• Build self-esteem and feelings of adequacy by using positive phrases such as…
“I can tell you worked very hard on that.”
“You are getting much better at that.”
“I appreciate what you did.”
“You really handled that situation well.”
  • Discourage competition (in all forms) between brothers and sisters.

And, remember, don’t feel guilty if you “blow it”, but use your energy to try again more effectively.


    Reading At Home

    Sunday, February 24th, 2013

    Learning to read is much like learning any other skill. It requires a combination of instruction, experimentation, and practice. But the first step must be motivation. The child must want to learn to read. Parents can encourage their children to read  by demonstrating that they think reading  is important. Parents can help their children discover the benefits of reading:  new ideas…relaxation…adventure…fun.

    Buy as many children’s books as you can afford.
    • Give books as gifts.
    • Visit the library regularly.
    • Allow your children to choose their own books.   Don’t rush them.
    • Show your children that you enjoy reading. Make sure they see you reading newspapers, magazines, and books.
    • Set up a special place for reading.
    • Encourage older children to read to younger children.
    • Surround your child with words; point out street signs; label objects in the house such as table, desk, and stove.
    • Play word games like Scrabble, Anagrams, and Ad Lib.
    • Watch educational TV programs together. Some stress reading development.
    • Read to your child, especially at bedtime. Reread favorite stories.
    • Ask you child to read to you.
    • Stress the things your children do well in reading rather than any mistakes they make. Remember:  Success breeds success.

    Happy Valentines Day!

    Thursday, February 14th, 2013
    I took a piece of plastic clay
    And idly fashioned it one day,
    And as my fingers pressed it, still
    It moved and yielded to my will.

    I came again when days were past;
    The bit of clay was hard at last,
    The form I gave it still it bore,
    But I could change that form no more!
    I took a piece of living clay,
    And gently pressed it day by day,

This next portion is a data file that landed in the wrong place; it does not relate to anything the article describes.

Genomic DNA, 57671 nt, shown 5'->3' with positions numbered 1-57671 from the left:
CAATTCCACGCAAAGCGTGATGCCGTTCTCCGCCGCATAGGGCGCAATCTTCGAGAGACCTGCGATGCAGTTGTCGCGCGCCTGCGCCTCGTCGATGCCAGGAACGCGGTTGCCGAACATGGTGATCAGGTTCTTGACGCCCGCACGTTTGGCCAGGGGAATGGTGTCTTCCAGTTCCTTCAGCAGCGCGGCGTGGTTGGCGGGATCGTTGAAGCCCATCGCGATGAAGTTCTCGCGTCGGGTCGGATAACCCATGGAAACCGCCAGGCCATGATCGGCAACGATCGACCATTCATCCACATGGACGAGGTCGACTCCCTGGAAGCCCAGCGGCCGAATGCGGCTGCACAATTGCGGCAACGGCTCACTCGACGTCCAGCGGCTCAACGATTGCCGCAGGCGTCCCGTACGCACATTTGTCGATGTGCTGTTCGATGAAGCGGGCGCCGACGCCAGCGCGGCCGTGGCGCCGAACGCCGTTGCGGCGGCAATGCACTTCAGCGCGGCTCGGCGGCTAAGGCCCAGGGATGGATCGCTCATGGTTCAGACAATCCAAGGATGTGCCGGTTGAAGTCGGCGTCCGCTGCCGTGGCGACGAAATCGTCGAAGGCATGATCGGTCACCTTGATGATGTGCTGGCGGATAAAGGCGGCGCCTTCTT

And molded with my power and art
    A young child’s soft and yielding heart.

    Anon.

    A Family Pledge

    Tuesday, February 5th, 2013

    We will sit down as a family for some of our meals.

    We will build a family library, including some of our children’s favorite books.

    We will make family visits to libraries, museums, zoos, and other learning places. We will talk about what we see.

    We will set aside enough time to finish the day’s homework assignments.

    We will have family “study” time when parents read and children do their homework.

    We will balance our time between reading or other creative activities and watching TV.

    We will all share in the excitement and joy of learning.

    We will take time to visit with one another and to show our love and appreciation for each other and for our family.

    Choosing Books for Your Children

    Friday, January 18th, 2013

    One of the best ways to encourage children’s reading is to give them books of their very own. With so many children’s books in print, however, making the best selections may seem like a formidable task.

    Since all children should have books they can handle freely, durability is important, says the U.S. Department of Education’s Office of Educational Research and Improvement. Pick well-constructed board books for infants and toddlers, so they can help turn pages without damage. Consider paperbacks and plastic covers for older kids who are not quite ready for expensive hardbacks.

    Next, let your children’s interests guide your selections, suggests the Department of Education. When children ask you endless questions about where they came from or why the sky is blue, chances are good there is a book with answers they can understand. If a child expresses an interest in cars, sports, computers or dinosaurs, find books on those topics. If you will be reading aloud together, remember to choose books you can enjoy too.